A critical spirit infects the world we live in. Instead of expressing gratitude, we are prone to grumble and complain. We complain about the school board, politicians, or the way people parent or spend their money. Our inner voice tempts us to think we could do things better in their shoes. The Israelites had an offering to counter such negative attitudes. It was called the Meal Offering (or “Grain Offering”).
The Meal Offering (Leviticus 2) was the second most common offering an Israelite worshiper would bring to the Tabernacle or Temple. The Hebrew word translated “meal”, outside of its use here, referred to the tribute offering a vassal gave to his overlord. In a culture of vassals and overlords, vassals would bring tribute offerings to their overlord. If the overlord was a good overlord, the tribute was given to express gratitude for the land and protection the overlord provided the vassal. If the overlord was cruel and oppressive, it was given out of fear. The Meal Offering in the Old Testament represented a type of tribute given to the gracious Lord of the Universe, who delivered Israel out of slavery in Egypt.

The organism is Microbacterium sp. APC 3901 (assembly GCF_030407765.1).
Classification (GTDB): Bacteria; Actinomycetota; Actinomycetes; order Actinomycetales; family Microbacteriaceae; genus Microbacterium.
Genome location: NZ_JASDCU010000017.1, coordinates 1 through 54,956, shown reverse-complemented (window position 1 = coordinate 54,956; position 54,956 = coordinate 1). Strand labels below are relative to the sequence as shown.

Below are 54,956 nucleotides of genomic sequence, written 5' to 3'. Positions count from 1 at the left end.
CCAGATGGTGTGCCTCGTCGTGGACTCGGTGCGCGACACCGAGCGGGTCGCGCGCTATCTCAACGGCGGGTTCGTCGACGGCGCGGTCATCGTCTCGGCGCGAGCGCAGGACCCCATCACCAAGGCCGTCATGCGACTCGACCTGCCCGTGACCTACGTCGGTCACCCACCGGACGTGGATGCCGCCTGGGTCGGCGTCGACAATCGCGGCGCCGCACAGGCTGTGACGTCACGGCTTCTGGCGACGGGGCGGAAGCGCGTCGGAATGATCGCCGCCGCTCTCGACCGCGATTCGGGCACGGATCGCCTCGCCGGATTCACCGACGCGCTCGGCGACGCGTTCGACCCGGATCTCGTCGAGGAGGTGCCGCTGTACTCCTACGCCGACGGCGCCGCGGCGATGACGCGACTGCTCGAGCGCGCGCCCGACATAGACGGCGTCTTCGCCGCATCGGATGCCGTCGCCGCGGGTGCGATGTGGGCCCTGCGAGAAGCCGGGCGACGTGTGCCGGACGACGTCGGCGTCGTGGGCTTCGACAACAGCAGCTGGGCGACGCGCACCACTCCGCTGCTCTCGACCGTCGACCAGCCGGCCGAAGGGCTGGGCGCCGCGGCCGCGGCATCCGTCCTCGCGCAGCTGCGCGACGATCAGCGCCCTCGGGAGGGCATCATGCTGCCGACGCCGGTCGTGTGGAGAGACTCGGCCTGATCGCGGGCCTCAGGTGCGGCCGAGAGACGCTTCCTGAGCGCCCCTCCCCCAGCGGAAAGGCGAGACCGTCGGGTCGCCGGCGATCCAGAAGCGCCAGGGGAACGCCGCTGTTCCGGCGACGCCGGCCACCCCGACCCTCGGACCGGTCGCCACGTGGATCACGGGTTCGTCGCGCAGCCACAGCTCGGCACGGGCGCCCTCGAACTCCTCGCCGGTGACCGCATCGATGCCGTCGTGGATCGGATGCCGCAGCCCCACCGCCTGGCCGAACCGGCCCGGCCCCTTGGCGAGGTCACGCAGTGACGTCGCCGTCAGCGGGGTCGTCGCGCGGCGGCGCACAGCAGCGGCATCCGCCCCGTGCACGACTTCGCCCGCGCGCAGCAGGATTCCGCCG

The Meal Offering was made of grain. It could be offered in various forms, from raw flour to something resembling a pancake. Every form had to contain oil, representing consecration to the Lord. Many forms included frankincense, representing joy.
The Meal Offering was an opportunity for the Israelite to give thanks to the Lord for the land, food, protection, and guidance he provided Israel. It often followed the Whole Burnt Offering, which dealt with the worshiper’s general sinfulness. So, the Meal Offering also gave thanks to God for his gracious provision, which made communion between God and humans possible.
Since bringing the Meal Offering was a way of thanking God for all he provided, it also served as a dedication offering. By giving this portion of their grain to the Lord, the Israelite was dedicating everything he or she possessed to the Lord.
Christ was the ultimate Meal Offering. He offered to God a life fully dedicated to God, giving even his life on the cross for us.
Though church goers today no longer need to bring their baked goods to church, Christ gives us a reason to resist the infection of critical spirits. He withheld nothing, giving it all to God, so that we might be with him. All that’s left for us to offer is praise and thanksgiving.